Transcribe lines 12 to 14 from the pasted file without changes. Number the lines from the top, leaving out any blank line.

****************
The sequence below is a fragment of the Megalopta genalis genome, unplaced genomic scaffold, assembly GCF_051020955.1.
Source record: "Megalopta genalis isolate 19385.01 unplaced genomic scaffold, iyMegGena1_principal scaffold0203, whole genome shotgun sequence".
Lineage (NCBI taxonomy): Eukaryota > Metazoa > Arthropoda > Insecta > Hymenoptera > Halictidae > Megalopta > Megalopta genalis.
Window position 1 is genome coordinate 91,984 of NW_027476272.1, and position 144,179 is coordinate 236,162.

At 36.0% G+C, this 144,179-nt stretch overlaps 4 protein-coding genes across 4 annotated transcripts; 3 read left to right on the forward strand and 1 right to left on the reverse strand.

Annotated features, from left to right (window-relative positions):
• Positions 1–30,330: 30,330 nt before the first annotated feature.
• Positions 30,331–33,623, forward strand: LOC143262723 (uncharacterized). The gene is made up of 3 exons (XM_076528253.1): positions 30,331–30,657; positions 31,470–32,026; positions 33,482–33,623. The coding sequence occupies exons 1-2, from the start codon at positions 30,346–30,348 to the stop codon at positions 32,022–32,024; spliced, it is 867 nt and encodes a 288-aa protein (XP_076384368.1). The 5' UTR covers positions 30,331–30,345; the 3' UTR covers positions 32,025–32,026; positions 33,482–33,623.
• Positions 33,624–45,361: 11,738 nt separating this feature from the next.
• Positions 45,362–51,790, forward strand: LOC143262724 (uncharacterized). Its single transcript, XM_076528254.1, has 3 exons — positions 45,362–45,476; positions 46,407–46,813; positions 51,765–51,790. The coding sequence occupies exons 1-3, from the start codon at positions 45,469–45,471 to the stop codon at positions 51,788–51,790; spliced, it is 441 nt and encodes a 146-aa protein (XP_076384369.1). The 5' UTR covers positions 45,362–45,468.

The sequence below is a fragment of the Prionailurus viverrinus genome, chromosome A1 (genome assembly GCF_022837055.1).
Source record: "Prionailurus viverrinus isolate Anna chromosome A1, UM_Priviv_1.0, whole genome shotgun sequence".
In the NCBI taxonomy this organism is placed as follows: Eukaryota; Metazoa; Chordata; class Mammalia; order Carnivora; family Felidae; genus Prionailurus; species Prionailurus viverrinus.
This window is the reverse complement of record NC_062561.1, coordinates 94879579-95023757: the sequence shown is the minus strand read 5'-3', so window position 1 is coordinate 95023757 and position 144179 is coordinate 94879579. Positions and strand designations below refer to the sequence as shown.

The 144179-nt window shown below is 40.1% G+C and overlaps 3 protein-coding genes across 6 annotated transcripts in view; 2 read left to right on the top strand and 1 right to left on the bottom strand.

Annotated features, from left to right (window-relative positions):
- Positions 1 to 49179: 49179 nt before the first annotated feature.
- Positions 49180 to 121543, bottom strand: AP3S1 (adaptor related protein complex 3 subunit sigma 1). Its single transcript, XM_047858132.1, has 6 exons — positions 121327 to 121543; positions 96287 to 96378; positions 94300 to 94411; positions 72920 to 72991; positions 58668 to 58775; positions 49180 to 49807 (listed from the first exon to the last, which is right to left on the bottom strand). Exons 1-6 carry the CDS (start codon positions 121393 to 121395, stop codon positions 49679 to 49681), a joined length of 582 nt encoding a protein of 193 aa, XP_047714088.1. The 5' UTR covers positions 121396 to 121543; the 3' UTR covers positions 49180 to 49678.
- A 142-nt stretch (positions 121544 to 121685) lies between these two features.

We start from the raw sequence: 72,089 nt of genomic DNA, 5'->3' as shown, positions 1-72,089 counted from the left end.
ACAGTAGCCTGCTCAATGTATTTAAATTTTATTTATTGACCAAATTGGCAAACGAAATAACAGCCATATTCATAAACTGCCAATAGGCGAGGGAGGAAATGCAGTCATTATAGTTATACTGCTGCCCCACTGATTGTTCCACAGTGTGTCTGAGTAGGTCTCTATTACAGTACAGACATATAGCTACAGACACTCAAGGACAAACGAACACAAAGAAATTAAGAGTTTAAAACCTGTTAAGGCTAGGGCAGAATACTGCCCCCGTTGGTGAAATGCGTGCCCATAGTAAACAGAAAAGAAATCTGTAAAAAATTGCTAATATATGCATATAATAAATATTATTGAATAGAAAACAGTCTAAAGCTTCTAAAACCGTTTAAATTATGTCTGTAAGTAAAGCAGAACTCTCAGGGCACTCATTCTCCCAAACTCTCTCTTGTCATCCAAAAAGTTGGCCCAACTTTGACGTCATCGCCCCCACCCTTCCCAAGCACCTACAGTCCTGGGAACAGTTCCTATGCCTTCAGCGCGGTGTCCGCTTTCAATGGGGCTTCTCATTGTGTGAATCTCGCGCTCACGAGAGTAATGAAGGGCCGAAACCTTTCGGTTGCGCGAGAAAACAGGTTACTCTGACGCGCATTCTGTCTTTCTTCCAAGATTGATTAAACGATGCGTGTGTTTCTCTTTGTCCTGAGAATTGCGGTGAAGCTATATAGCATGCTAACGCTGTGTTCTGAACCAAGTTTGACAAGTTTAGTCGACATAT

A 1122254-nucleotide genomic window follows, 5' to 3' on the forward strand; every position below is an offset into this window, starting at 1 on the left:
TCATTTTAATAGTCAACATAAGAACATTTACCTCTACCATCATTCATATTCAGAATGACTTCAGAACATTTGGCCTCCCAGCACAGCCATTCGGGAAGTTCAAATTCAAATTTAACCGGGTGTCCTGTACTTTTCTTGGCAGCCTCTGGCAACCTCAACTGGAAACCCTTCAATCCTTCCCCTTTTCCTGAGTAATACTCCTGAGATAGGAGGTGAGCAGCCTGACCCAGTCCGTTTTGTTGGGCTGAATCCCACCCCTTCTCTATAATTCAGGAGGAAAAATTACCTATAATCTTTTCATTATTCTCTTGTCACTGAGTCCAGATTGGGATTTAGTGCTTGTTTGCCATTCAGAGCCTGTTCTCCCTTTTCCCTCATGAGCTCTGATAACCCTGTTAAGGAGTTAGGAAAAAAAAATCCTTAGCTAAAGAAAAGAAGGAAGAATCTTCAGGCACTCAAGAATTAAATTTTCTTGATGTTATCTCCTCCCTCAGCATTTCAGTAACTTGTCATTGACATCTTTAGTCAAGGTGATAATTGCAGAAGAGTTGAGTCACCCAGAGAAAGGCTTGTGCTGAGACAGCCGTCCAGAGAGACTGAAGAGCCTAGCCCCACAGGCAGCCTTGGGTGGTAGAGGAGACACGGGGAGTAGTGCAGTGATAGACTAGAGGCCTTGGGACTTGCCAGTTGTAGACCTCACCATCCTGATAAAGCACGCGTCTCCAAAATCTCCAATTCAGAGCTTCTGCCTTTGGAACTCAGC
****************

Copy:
Source record: "Prionailurus viverrinus isolate Anna chromosome A1, UM_Priviv_1.0, whole genome shotgun sequence".
In the NCBI taxonomy this organism is placed as follows: Eukaryota; Metazoa; Chordata; class Mammalia; order Carnivora; family Felidae; genus Prionailurus; species Prionailurus viverrinus.
This window is the reverse complement of record NC_062561.1, coordinates 94879579-95023757: the sequence shown is the minus strand read 5'-3', so window position 1 is coordinate 95023757 and position 144179 is coordinate 94879579. Positions and strand designations below refer to the sequence as shown.